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Killian Cogan

History repeating: Yazidis find haven once more in Caucasus

A peaceful life: Aknalich in Armenia offers Yazidis a respite from their war-torn homeland [K.Cogan]

Date of publication: 12 September, 2016

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In-depth: Georgia and Armenia have welcomed Yazidis who fled the genocidal campaign of the Islamic State group in northern Iraq, reports Killian Cogan.

Amid the squalor of crumbling Soviet-built apartment blocks, Tbilisi's shiny Yazidi Temple strikes an unlikely feature. Nestled in the outskirts of the Georgian capital, the Sultan Ezid Center is one of the world's three Yazidi Temples, erected in 2015 with government donations.

Previously practically unheard-of, the Yazidis have been in the spotlight since the Islamic State group began a gruesome campaign to eradicate them from their ancestral homeland in Northern Iraq.

For the past two years, this esoteric community whose syncretic beliefs blend elements of Zoroastrianism, Sufism and Christianity, has suffered horrific tragedies. Iraqi Yazidis have been subjected to mass executions, forced conversions and sexual slavery - in what the UN has officially called "genocide" in June 2016.

While most afflicted Yazidis have sought refuge in Europe, some have made their way to the Caucasus, where Georgia and Armenia have been hosting their own Yazidi minorities for more than a century.

Noori Ismail is a 30-year old who came to Tbilisi last year and started working for the Sultan Ezid Temple. Along with three other families, he fled the mountains of Sinjar, where IS slaughtered more than 4,000 Yazidi men in August 2014.

Despite the limited economic opportunities Georgia has to offer, Noori has received of support from both the state and the local Yazidi community.

"Though most people here are Christian Orthodox, the situation for Yazidis is very good," he told The New Arab. "People come to pray at the Temple every day with no fear of being threatened."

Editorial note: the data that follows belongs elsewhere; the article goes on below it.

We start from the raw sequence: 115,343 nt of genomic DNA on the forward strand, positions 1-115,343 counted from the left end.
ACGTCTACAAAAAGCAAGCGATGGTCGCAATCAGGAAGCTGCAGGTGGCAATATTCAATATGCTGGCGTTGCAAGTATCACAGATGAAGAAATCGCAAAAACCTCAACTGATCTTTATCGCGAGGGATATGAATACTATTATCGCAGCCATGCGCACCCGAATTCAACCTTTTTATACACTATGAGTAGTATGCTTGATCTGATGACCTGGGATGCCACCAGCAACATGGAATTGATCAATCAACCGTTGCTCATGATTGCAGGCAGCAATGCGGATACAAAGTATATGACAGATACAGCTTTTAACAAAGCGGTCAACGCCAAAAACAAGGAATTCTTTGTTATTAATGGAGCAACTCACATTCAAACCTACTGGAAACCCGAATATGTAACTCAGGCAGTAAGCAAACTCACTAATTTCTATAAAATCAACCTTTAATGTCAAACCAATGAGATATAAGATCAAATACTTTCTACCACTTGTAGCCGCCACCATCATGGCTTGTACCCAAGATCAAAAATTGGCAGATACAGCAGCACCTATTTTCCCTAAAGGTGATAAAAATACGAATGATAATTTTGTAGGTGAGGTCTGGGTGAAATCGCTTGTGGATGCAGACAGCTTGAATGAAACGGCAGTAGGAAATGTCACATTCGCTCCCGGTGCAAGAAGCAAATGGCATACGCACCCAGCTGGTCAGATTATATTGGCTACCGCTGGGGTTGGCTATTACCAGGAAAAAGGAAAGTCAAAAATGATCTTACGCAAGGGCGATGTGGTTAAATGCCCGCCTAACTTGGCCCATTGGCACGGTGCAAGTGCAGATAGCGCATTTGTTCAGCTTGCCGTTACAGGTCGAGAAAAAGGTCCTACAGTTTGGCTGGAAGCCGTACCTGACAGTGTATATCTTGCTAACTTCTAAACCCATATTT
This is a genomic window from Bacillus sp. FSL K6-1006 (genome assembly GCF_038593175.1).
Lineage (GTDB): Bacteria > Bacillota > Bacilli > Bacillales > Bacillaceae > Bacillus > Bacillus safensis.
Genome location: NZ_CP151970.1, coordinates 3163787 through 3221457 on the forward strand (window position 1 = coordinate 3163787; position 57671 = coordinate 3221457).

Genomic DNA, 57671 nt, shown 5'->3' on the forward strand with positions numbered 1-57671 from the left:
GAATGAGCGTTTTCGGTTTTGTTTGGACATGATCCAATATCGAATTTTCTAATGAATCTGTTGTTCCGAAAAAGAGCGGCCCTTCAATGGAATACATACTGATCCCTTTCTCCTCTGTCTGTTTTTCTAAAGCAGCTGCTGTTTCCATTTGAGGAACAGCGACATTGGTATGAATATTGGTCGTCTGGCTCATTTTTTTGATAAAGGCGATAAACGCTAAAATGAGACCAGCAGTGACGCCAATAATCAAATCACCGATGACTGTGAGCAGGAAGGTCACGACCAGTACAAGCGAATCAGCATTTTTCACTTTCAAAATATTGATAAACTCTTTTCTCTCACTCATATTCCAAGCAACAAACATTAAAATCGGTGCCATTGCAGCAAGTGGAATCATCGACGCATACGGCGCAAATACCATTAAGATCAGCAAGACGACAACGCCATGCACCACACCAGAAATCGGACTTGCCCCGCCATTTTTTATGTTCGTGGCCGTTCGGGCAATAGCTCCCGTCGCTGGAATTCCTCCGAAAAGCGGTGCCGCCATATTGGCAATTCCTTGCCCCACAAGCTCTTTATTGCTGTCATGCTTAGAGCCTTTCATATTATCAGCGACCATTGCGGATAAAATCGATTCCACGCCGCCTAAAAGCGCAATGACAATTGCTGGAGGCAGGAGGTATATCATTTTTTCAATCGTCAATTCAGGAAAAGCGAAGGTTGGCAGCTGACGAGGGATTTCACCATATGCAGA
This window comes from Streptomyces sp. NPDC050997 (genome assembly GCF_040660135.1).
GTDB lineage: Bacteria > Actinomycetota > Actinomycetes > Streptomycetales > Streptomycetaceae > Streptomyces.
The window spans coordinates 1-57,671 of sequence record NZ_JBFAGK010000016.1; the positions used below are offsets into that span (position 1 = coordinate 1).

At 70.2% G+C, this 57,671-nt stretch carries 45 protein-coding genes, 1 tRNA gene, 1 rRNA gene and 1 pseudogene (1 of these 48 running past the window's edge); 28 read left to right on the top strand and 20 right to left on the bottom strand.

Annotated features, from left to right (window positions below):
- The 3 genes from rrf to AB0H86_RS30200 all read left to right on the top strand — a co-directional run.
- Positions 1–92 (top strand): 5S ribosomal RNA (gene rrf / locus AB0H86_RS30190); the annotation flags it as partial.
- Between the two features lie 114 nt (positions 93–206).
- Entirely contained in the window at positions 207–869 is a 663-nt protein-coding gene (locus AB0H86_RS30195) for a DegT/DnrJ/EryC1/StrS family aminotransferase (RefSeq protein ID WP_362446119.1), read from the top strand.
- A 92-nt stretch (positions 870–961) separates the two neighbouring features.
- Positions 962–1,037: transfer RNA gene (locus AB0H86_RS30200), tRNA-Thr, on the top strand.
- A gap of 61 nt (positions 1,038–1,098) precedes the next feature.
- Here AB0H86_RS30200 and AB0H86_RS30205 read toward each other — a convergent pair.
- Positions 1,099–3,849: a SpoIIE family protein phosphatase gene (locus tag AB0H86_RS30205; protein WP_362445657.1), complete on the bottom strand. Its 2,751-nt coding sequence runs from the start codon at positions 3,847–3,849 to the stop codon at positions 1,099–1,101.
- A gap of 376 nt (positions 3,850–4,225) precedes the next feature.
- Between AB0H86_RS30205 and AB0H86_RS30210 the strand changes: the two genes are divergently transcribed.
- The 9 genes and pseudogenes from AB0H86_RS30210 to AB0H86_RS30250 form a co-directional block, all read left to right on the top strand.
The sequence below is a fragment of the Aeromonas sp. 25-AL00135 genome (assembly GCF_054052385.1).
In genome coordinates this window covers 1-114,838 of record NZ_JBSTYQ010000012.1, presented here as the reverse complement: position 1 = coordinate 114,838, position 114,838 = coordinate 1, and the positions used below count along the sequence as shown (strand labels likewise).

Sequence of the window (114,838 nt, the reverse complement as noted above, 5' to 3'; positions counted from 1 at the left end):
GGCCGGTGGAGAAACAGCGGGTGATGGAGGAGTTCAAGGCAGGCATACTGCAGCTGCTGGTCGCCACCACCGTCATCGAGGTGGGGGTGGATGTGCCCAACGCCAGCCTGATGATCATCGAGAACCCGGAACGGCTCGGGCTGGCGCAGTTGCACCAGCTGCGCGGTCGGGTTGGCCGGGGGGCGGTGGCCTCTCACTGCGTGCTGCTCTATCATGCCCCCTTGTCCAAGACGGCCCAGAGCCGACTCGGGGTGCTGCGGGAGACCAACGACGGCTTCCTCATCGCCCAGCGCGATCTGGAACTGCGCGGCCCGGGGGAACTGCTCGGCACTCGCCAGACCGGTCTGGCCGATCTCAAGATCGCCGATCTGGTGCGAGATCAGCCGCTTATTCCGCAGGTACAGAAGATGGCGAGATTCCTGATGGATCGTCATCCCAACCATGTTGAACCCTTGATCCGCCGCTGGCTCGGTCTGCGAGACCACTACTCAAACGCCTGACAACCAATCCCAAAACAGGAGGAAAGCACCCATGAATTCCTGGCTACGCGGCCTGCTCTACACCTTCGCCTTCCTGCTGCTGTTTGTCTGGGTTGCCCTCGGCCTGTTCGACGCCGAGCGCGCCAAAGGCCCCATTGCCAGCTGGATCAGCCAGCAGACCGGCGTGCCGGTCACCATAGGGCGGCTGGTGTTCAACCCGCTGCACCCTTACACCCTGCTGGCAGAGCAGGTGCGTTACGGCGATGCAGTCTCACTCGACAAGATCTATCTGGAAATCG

Melek Tawus, the peacock angel, is featured
in Tbilisi's Sultan Ezid temple [K.Cogan]


For the long-persecuted Yazidis, the Caucasus is one of the few places where they feel safe. The fate suffered by Yazidis under IS mirrors the plight they have endured for centuries in the Middle East.

The veneration of Melek Tawus, the peacock angel which Yazidis believe to have repented after having fallen from God's grace, is often likened to the Quranic Sheytan or "Satan" - earning them a misfound reputation as "devil-worshippers".

In Iraq, where the community historically hails from, Saddam Hussein's forced Arabisation policies targeted Yazidis for speaking Kurmanji, a dialect of Kurdish. Yet despite sharing a language with Kurds, they are regarded as a distinct ethnic group and are ostracised by the Iraqi Kurdish leadership.

With a trembling voice, Noori laments the lack of solidarity between the predominantly Muslim Kurds and Yazidis.

"Kurdish politicians have manipulated us for political gain. Barzani only helped Yazidis when they were useful to him, but now he has abandoned us," he says, referring to the president of the Kurdish Regional Government that controls Northern Iraq.

As IS launched its attempt to decimate the 500,000-strong community, Yazidis fell prey to a broader struggle between different Kurdish political factions. While the Peshmerga forces are widely blamed for having let down the Yazidis displaced in Sinjar, Noori contends it was the Kurdistan Workers' Party (PKK) that came to their rescue.